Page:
By Tim Kelly and Nobuhiro Kubo
TOKYO (Reuters) - In January, a top U.S. Marine general visited Mitsubishi Heavy Industries in Japan to look at a prototype of an amphibious assault vehicle that could one day be a key pillar in Prime Minister Shinzo Abe's push to sell weapons abroad.
Using engines adapted from the main battle tank the company makes for Japan's military and new water jet propulsion technology, the full-size prototype is undergoing pool tests, although it is in the early stages of development and production could be years off.
Nevertheless, the maker of the wartime Zero fighter plane is eyeing overseas sales after Abe lifted a decades-old ban on arms exports in April last year as part of his more muscular security agenda, two Japanese defense industry sources said.
Mitsubishi designers believe the prototype shown to U.S. Marine Corps Pacific commander Lieutenant General John Toolan will be more maneuverable and faster across the water than the 40-year-old AAV7 amphibious assault vehicle used to carry U.S. marines onto beaches from naval ships anchored offshore, the sources said.
The AAV7 is built by the U.S. unit of Britain's BAE Systems.
The prototype's engines in particular could be fitted onto other armored vehicles, the sources added.
"It's an opportunity for Mitsubishi Heavy to tap overseas markets for its engine technology," said one of the sources, who declined to be identified because he was not authorized to speak to the media.
Mitsubishi Heavy wants to build an amphibious armored vehicle that can move through water at 20 to 25 knots (37 to 46 km per hour) compared to the more than 7 knots (13 km per hour) reached by the AAV7, said the sources.
"If the Japanese can get 20 knots in the water without compromising maneuverability on land, we will be very interested," said one Marine Corps official who saw the prototype in January but declined to be identified.
"Whether that's possible remains to be seen."
A Mitsubishi Heavy spokesman said the prototype had been shown to the Japanese Ministry of Defense, but declined to give details about the vehicle. At a Paris arms show last June, a suitcase-sized model of an eight-wheeled armored troop carrier was the centerpiece display at the company's exhibition booth.
The Ministry of Defense was aware of Mitsubishi Heavy's research into amphibious vehicles but was not involved in the project, a ministry spokesman said.
Manny Pacheco, a spokesman for U.S. Marine Corps procurement, declined to comment on the prototype.
But he said the Marine Corps was "always interested in the technological advances of industry" and encouraged manufacturers to use "every opportunity to showcase their wares and get their products submitted through our competitive procurement process".
Amphibious vehicles are central to marine units around the world, allowing forces to operate on land and sea. But there has been little significant technological advancement in such vehicles in recent decades.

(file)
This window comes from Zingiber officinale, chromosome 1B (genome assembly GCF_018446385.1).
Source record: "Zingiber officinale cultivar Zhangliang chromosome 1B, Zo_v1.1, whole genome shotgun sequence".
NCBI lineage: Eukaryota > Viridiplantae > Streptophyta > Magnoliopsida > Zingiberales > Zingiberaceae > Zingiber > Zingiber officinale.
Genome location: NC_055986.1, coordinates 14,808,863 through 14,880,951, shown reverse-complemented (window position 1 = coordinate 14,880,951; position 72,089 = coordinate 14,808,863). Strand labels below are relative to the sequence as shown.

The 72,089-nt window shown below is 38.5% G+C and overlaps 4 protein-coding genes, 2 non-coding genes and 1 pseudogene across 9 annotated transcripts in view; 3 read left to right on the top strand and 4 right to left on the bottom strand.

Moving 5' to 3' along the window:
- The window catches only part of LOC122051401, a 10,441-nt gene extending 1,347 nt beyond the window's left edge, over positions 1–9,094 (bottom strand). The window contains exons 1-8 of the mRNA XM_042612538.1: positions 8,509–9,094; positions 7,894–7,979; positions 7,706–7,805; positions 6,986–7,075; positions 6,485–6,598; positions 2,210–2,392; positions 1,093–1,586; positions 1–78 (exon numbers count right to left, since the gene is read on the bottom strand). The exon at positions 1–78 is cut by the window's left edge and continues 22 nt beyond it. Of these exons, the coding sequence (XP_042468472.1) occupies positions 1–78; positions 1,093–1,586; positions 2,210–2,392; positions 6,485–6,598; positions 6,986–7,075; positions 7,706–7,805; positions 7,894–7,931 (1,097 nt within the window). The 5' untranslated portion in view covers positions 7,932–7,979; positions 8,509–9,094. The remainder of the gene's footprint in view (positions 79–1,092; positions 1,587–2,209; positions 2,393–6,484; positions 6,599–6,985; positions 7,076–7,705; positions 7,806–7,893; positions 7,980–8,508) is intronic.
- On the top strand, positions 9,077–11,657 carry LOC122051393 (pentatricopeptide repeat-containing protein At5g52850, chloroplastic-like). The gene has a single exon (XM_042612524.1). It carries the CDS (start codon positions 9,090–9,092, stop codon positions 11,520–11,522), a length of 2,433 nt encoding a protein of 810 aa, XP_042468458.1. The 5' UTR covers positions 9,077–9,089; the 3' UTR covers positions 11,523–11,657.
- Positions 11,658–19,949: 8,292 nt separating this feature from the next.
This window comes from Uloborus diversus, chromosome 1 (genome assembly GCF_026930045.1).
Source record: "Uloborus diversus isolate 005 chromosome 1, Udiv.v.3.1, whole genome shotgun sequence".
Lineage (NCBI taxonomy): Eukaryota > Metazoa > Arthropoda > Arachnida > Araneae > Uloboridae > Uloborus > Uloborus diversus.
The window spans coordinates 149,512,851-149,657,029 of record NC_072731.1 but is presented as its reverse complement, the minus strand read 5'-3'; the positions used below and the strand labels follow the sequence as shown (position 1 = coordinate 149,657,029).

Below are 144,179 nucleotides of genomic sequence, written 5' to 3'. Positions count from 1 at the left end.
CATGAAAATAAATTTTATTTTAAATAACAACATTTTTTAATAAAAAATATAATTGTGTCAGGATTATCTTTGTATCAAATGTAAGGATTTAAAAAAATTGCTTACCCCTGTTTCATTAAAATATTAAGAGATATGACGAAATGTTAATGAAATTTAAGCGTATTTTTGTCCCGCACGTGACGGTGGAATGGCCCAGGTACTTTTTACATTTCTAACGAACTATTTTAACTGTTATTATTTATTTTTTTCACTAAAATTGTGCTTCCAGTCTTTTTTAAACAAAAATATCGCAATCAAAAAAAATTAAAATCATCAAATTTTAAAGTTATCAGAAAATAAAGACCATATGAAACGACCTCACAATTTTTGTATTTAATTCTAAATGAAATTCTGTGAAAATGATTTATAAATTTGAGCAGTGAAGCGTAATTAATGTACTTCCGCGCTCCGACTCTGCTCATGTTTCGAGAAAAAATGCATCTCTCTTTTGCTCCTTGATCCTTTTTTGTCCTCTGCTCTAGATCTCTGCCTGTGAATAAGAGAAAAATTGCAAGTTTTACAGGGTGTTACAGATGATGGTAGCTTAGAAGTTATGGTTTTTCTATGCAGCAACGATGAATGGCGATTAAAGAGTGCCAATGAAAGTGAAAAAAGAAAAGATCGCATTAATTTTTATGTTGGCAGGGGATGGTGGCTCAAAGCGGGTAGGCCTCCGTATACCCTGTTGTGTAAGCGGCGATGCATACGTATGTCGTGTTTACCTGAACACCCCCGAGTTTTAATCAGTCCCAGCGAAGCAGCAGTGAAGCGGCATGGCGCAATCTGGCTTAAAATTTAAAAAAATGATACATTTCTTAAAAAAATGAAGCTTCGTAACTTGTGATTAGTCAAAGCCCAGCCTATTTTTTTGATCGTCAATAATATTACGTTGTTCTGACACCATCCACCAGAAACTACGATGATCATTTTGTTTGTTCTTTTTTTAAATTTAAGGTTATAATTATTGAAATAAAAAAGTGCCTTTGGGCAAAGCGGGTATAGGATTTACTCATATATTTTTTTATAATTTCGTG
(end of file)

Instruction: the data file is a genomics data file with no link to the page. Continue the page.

A tracked Expeditionary Fighting Vehicle that was being developed for the U.S. Marine Corps by U.S. weapons maker General Dynamics Corp was canceled in 2011 after big cost increases and technical issues.
The Marine Corps last year kicked off a competition for a new wheeled amphibious combat vehicle (ACV) that could operate on shorelines and shallow water.
Pacheco said the Marine Corps was reviewing proposals from five manufacturers to build a prototype. He did not identify the companies.
A feasibility study by BAE and General Dynamics had recommended against using current technology to build a vehicle in line with Marine Corps requirements, a U.S.-based BAE spokeswoman told Reuters.
"The study concluded that although the technology existed, it would not be fielded at an affordable price," she said.
BAE was talking to Mitsubishi Heavy about being a potential partner on the body design of the new Japanese vehicle, the BAE spokeswoman added.
General Dynamics was in similar talks with Mitsubishi Heavy, said sources in Japan. General Dynamics said it did "not have any information to provide at this time".
NEED FOR SPEED
Mitsubishi Heavy has been making armored vehicles for Japan's military for around 80 years, beginning with the Imperial forces in the 1930s. It also builds fighter aircraft, naval vessels, submarines and missiles.
The company also makes high-speed marine engines and water jet propulsion systems, according to its website.
"Japan's technology is good enough that we have to look at it," said a U.S. military industrial source familiar with the amphibious vehicle plans.
Although a coastal nation, post-war Japan only formed an amphibious military unit in 2012. The 3,000-strong unit will be equipped with more than 50 AAV7s.
It was disappointment at the speed of those vehicles over water that spurred Japan to build a new one, Japanese defense officials told Reuters.
Japan's military is also concerned about the ability of the caterpillar-tracked vehicles to ride over coral reefs, a common feature in the East China Sea, where Tokyo is embroiled in a territorial dispute with China.
The BAE spokeswoman acknowledged the desire of the U.S. Marine Corps to increase water speed, adding there should be "no operational concern" with coral reefs.
(Editing by Dean Yates)